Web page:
Kim Jong-nam
North Korean heir-apparent Kim Jong Nam takes a look around as he boards a plane upon his deportation from Japan at Tokyo's Narita international airport May 4, 2001. Reuters/Eriko Sugita

Kim Jong-nam, half-brother of North Korean leader Kim Jong-un, was killed at an airport in Kuala Lumpur, Malaysia. According to a Malaysian official, he died after being attacked on Monday with a chemical spray.

It has been alleged that the forty six-year-old Jong-nam was poisoned by two female North Korean assassins. Jong-nam was at the Kuala Lumpur International Airport (KLIA) on Monday and was waiting for his flight to Macau. Eyewitness accounts reveal he was rushed to the hospital after asking for help at the airport information point.

“The deceased ... felt like someone grabbed or held his face from behind,” Police official Fadzil Ahmat said. “He felt dizzy, so he asked for help at the ... counter of KLIA.”

Jong-nam had been outspoken regarding his family’s control over the country. He had been known to have spent a significant amount of time outside the country.

Police official Fadzil Ahmat said a post mortem would be conducted. The cause of death has not been made clear yet. “So far there are no suspects, but we have started investigations and are looking at a few possibilities to get leads,” Fadzil said, speaking with Reuters.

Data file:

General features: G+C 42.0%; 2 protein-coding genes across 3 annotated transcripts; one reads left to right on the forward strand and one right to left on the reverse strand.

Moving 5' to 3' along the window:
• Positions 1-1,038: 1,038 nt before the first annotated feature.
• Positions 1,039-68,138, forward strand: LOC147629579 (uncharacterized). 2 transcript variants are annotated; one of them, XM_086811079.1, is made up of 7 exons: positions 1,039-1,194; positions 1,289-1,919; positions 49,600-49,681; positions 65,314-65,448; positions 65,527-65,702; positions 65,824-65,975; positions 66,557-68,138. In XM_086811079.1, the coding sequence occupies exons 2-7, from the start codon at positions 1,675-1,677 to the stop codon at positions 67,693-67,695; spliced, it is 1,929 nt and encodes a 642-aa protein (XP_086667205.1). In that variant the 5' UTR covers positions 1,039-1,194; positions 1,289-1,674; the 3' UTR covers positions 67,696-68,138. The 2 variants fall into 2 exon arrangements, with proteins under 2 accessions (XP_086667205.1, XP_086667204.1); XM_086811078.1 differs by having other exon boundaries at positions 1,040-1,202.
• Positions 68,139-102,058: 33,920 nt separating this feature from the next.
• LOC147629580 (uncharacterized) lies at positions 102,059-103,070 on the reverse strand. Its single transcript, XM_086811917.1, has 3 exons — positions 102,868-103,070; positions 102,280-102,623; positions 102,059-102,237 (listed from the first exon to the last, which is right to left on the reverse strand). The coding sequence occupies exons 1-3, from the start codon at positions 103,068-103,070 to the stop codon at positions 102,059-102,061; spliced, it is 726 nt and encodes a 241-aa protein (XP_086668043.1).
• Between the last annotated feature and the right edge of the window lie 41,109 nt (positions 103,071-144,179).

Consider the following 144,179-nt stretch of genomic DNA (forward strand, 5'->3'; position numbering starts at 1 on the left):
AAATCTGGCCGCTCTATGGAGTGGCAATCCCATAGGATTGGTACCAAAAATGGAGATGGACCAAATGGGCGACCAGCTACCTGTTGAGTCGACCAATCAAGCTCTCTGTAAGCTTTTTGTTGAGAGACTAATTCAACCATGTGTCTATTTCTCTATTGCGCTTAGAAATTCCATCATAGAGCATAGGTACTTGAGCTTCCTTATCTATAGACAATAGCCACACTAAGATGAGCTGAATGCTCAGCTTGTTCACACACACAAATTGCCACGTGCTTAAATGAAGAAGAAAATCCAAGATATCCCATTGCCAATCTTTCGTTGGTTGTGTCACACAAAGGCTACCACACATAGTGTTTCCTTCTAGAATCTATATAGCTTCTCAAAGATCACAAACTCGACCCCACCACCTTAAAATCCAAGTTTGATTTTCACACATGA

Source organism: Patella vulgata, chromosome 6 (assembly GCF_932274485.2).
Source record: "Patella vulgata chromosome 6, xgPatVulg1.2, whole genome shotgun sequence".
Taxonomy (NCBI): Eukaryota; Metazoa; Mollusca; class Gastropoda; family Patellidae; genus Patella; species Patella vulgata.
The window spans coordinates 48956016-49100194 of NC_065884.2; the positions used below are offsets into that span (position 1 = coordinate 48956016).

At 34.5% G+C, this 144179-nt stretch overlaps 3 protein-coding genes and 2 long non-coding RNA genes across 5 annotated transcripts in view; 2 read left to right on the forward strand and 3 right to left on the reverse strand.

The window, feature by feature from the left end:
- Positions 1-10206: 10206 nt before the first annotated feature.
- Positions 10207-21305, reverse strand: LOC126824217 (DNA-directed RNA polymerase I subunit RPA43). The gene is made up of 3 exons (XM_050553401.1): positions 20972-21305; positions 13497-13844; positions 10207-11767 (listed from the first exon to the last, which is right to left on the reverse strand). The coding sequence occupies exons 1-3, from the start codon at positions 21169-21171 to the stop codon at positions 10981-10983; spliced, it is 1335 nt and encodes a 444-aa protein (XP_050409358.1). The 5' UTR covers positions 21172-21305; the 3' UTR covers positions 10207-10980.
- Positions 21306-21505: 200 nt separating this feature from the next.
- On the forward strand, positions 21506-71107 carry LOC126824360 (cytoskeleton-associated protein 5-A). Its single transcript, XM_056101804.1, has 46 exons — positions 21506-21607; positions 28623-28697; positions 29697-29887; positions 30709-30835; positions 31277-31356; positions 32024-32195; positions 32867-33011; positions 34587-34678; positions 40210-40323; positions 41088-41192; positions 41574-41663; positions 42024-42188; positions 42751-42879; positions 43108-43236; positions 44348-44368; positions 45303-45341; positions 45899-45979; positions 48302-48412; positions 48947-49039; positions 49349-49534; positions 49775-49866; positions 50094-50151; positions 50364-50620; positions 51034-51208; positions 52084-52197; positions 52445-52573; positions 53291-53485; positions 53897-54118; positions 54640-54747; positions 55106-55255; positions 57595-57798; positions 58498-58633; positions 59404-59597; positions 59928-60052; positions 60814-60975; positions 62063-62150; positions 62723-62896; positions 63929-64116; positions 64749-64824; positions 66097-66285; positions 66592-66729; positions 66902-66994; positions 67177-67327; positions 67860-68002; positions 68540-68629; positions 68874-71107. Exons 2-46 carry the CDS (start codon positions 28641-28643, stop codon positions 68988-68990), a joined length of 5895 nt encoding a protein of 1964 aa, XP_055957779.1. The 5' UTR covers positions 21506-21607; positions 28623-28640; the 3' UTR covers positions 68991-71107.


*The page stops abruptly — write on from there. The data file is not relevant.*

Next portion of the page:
Malaysian police said in a statement that the deceased was travelling under the name of Kim Chol, as was noted in the passport. The individual was born in Pyongyang in 1970.

Jong-nam and Jong-un are half brothers and sons of former North Korean leader Kim Jong-il. Tipped by outsiders to take over Jong-il, he became a disfavoured candidate after he was caught trying to enter Japan under a false passport in 2001. He said he wanted to visit the Tokyo Disneyland.

According to Leonid Petrov, from the ANU College of Asia and the Pacific, the timing of the incident was critical. “North Korea is celebrating the 75th anniversary of North Korea's late leader Kim Jong-il, and many see this as Kim Jong-un asserting control,” Petrov said, speaking with ABC News Breakfast.

Jong-nam was believed to have been in Macau, Singapore and Malaysia recently. Nevertheless, the reason why he would be killed is not clear, Petrov said. "It's widely assumed that he didn't want to in any way try to go back and take power,” Petrov said. “He was out of North Korea."